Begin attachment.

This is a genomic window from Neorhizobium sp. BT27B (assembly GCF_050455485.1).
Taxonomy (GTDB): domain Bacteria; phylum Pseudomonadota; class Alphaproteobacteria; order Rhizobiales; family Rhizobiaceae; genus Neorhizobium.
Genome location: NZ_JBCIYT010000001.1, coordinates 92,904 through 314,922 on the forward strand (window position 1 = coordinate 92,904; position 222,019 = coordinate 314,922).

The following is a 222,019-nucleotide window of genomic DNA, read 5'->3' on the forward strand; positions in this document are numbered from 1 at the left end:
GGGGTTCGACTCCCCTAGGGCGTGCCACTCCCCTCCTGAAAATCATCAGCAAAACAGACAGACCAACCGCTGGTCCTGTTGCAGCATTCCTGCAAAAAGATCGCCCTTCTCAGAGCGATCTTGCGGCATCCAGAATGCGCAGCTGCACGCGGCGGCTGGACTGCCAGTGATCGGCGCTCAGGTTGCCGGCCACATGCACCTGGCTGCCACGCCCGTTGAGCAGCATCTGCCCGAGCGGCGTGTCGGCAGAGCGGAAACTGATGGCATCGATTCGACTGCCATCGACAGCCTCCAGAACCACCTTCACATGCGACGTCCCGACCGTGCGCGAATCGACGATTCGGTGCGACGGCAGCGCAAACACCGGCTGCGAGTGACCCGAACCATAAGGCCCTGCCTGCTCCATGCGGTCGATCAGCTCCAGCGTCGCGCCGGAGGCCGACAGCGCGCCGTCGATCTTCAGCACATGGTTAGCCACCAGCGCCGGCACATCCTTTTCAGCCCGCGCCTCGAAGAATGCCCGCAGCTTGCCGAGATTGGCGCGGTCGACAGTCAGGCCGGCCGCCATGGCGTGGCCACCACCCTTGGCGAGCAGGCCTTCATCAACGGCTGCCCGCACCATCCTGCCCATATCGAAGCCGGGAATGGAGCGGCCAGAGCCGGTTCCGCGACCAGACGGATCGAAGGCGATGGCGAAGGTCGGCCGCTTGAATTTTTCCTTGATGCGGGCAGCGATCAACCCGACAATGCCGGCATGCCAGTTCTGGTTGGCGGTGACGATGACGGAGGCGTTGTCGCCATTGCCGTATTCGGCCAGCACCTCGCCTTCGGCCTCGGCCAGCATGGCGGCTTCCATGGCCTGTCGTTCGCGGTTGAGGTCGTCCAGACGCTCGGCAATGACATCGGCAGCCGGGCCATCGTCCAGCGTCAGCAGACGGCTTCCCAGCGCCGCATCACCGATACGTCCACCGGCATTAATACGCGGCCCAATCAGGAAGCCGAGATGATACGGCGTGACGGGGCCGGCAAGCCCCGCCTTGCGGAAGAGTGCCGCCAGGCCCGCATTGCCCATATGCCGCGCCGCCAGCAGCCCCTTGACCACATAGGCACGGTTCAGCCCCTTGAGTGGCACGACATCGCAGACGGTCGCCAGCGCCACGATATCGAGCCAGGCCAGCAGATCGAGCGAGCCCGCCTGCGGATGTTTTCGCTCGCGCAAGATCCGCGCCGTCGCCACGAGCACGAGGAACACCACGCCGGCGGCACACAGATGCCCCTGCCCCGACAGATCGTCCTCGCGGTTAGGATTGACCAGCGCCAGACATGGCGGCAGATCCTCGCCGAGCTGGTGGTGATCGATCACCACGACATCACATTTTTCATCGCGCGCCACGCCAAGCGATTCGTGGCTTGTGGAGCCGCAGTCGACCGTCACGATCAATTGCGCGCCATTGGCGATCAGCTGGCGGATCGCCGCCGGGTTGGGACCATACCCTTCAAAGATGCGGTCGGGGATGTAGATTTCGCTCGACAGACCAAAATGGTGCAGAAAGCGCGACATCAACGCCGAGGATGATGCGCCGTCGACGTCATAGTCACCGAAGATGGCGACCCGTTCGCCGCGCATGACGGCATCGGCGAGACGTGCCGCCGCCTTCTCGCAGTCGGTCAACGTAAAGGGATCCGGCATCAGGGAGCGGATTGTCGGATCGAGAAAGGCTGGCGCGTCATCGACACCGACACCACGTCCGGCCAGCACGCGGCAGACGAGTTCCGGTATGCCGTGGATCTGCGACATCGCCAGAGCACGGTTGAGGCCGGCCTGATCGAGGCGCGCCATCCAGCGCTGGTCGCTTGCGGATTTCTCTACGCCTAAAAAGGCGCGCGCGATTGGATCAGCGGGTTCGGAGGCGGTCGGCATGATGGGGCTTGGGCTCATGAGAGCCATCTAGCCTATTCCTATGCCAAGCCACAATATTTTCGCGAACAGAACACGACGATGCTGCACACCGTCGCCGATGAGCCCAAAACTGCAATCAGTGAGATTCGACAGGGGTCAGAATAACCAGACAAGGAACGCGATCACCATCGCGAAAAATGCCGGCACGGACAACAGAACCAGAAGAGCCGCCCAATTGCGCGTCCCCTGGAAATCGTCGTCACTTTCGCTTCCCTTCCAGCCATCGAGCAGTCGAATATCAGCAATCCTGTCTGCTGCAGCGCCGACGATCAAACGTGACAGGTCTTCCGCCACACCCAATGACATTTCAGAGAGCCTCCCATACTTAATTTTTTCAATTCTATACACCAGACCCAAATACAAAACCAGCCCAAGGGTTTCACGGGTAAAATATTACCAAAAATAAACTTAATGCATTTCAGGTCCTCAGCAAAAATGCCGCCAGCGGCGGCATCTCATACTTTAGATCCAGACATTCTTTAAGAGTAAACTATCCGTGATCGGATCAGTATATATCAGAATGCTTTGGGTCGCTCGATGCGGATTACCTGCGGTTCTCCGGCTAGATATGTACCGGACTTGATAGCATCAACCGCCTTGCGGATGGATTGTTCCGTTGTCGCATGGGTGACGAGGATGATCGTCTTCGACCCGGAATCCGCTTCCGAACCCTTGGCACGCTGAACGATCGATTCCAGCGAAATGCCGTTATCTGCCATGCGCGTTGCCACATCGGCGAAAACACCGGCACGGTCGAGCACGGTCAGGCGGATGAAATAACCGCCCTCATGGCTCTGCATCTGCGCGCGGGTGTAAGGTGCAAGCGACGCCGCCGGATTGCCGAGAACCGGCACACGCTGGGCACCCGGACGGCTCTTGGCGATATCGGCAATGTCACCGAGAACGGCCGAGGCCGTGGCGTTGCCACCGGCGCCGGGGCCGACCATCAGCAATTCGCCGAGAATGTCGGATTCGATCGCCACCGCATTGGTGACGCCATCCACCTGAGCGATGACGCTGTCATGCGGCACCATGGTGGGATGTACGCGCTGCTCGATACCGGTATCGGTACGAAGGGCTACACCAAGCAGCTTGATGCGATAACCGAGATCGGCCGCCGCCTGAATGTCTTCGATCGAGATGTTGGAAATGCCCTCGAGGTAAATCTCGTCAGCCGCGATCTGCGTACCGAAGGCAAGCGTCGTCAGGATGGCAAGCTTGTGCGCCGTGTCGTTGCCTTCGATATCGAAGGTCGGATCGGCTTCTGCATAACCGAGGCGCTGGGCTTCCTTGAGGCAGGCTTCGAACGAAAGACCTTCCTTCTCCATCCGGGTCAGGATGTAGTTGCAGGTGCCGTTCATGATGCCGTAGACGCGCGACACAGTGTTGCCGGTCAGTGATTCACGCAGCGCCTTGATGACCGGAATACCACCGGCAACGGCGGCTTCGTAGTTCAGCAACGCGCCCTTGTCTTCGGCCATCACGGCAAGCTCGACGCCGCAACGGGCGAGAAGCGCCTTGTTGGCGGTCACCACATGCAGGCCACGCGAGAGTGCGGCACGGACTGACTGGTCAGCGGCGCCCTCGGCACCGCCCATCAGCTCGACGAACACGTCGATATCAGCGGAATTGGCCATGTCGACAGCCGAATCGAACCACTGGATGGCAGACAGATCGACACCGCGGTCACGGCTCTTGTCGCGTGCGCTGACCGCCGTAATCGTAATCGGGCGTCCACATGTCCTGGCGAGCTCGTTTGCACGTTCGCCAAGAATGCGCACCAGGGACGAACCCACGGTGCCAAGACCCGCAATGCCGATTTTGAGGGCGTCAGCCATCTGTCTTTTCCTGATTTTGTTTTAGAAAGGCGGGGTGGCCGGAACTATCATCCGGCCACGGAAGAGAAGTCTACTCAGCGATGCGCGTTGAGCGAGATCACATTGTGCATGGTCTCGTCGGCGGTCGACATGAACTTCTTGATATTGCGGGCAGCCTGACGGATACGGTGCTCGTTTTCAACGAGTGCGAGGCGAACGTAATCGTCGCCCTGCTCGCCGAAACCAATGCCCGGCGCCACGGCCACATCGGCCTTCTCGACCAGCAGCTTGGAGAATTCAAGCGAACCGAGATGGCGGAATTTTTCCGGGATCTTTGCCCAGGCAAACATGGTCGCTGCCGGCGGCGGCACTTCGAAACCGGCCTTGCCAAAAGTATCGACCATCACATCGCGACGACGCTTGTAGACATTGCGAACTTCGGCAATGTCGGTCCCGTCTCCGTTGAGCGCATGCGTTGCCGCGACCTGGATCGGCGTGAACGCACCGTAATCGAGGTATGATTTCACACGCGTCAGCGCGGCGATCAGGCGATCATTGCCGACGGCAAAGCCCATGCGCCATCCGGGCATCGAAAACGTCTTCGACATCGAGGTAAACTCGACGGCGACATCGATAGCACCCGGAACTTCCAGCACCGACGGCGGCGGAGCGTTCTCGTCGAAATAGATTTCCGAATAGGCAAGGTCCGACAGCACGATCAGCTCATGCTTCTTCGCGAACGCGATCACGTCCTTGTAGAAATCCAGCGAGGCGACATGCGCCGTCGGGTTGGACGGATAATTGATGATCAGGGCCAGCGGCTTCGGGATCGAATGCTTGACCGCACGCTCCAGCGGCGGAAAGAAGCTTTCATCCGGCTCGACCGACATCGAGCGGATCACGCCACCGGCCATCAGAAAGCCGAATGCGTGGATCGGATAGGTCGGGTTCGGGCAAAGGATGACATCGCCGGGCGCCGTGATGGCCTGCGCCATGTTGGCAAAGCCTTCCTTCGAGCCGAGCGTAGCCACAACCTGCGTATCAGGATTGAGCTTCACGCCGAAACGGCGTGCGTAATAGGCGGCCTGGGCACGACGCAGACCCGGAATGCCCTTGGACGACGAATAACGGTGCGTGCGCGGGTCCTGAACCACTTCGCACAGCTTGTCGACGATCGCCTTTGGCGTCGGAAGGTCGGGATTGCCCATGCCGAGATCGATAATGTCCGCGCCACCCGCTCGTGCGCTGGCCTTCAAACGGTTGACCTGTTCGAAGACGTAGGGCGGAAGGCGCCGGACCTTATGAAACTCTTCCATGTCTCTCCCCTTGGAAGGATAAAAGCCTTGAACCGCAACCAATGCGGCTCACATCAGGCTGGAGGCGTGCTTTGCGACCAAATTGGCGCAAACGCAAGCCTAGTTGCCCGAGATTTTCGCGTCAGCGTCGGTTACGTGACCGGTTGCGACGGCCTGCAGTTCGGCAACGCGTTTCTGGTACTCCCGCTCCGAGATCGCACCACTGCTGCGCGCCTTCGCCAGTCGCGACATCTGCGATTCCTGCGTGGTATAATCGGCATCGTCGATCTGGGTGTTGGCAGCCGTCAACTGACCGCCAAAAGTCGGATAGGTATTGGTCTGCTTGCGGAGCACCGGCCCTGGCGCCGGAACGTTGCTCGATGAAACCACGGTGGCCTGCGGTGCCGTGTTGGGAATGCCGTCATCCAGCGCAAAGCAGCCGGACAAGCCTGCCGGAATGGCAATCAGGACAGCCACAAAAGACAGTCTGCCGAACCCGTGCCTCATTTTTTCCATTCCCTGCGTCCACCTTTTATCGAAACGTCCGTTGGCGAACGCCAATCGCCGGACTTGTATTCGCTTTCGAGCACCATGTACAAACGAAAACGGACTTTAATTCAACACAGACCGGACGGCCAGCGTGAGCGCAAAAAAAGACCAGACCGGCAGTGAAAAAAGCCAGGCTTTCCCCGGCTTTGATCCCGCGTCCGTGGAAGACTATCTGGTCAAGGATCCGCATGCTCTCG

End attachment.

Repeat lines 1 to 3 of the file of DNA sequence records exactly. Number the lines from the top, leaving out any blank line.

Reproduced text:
This is a genomic window from Neorhizobium sp. BT27B (assembly GCF_050455485.1).
Taxonomy (GTDB): domain Bacteria; phylum Pseudomonadota; class Alphaproteobacteria; order Rhizobiales; family Rhizobiaceae; genus Neorhizobium.
Genome location: NZ_JBCIYT010000001.1, coordinates 92,904 through 314,922 on the forward strand (window position 1 = coordinate 92,904; position 222,019 = coordinate 314,922).